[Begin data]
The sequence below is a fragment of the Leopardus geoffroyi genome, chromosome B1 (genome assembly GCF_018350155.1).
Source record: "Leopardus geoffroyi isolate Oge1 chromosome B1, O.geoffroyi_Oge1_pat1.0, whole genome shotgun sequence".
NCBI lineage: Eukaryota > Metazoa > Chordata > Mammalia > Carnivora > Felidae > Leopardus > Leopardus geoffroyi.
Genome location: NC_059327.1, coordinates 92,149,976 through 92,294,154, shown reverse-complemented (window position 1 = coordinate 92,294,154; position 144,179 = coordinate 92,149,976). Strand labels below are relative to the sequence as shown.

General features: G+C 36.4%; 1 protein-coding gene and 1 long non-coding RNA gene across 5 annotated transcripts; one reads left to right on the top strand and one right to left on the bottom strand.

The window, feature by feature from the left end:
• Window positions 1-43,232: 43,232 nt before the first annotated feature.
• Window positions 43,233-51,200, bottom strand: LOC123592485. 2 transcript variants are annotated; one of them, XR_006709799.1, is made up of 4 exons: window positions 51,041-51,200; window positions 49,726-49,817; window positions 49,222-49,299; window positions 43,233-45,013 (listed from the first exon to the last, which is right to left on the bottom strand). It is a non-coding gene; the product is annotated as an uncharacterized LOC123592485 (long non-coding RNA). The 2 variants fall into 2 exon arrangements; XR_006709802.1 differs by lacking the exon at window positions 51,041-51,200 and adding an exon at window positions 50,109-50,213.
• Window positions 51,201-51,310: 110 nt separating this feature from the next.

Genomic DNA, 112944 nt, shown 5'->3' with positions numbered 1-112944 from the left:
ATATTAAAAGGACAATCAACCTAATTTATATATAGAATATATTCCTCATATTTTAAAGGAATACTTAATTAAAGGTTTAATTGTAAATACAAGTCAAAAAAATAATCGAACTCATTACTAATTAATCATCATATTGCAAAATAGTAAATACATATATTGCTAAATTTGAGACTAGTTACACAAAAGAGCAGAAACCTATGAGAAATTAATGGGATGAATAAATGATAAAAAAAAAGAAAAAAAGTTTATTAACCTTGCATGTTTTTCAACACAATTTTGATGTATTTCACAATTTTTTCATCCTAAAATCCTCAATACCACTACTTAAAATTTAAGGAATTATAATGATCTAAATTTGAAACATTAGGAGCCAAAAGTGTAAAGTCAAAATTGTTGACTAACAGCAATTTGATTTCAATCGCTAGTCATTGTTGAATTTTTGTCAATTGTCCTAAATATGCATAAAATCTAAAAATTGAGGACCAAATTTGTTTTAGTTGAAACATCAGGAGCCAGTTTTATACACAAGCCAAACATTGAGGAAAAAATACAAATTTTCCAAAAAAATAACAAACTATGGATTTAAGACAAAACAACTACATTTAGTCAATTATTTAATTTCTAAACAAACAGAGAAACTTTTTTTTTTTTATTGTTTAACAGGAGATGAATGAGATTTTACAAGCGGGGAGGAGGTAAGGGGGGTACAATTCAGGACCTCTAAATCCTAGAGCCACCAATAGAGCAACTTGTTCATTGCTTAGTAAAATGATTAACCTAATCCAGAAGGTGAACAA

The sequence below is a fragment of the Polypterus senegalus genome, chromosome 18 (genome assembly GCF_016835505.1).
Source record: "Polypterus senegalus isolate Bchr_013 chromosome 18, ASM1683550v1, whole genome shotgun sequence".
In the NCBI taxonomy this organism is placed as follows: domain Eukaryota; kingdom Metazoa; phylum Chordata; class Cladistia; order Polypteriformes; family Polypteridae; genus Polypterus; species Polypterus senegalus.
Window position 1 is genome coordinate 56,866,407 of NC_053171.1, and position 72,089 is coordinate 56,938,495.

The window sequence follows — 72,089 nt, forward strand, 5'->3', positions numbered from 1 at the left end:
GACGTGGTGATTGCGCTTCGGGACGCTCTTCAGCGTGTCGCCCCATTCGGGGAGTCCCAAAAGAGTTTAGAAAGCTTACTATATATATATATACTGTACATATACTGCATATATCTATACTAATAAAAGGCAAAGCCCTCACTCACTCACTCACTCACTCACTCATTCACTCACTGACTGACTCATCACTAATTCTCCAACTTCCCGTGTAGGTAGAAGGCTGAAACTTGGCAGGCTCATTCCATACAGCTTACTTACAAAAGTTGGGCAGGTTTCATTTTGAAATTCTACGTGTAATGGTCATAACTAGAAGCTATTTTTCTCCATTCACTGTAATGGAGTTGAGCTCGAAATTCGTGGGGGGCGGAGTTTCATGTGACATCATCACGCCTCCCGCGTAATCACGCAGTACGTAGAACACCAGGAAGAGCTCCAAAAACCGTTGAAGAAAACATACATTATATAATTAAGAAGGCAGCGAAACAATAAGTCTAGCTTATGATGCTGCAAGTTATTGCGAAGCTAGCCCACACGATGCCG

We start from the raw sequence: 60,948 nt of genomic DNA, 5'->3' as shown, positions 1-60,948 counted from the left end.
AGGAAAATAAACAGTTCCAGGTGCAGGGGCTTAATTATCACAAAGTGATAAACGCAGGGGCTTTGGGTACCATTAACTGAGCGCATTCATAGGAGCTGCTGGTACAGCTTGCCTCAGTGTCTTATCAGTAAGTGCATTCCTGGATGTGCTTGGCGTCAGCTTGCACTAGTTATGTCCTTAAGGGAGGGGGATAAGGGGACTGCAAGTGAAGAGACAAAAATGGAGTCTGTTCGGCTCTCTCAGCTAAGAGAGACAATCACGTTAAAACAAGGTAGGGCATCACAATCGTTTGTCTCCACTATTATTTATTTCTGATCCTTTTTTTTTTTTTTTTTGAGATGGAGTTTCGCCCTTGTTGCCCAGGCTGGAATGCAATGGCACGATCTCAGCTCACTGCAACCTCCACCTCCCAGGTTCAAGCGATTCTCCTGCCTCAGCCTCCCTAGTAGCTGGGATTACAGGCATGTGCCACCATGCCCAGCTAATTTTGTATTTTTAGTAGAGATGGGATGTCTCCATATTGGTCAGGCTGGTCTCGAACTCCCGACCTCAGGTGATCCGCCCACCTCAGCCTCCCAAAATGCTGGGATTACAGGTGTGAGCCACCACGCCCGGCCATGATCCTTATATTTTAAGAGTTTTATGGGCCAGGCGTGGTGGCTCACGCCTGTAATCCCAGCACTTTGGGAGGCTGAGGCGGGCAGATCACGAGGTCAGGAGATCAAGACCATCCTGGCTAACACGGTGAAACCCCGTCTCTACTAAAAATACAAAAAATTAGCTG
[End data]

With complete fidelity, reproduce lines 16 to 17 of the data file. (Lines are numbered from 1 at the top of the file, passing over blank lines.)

The window sequence follows — 72,089 nt, forward strand, 5'->3', positions numbered from 1 at the left end:
GACGTGGTGATTGCGCTTCGGGACGCTCTTCAGCGTGTCGCCCCATTCGGGGAGTCCCAAAAGAGTTTAGAAAGCTTACTATATATATATATACTGTACATATACTGCATATATCTATACTAATAAAAGGCAAAGCCCTCACTCACTCACTCACTCACTCACTCATTCACTCACTGACTGACTCATCACTAATTCTCCAACTTCCCGTGTAGGTAGAAGGCTGAAACTTGGCAGGCTCATTCCATACAGCTTACTTACAAAAGTTGGGCAGGTTTCATTTTGAAATTCTACGTGTAATGGTCATAACTAGAAGCTATTTTTCTCCATTCACTGTAATGGAGTTGAGCTCGAAATTCGTGGGGGGCGGAGTTTCATGTGACATCATCACGCCTCCCGCGTAATCACGCAGTACGTAGAACACCAGGAAGAGCTCCAAAAACCGTTGAAGAAAACATACATTATATAATTAAGAAGGCAGCGAAACAATAAGTCTAGCTTATGATGCTGCAAGTTATTGCGAAGCTAGCCCACACGATGCCG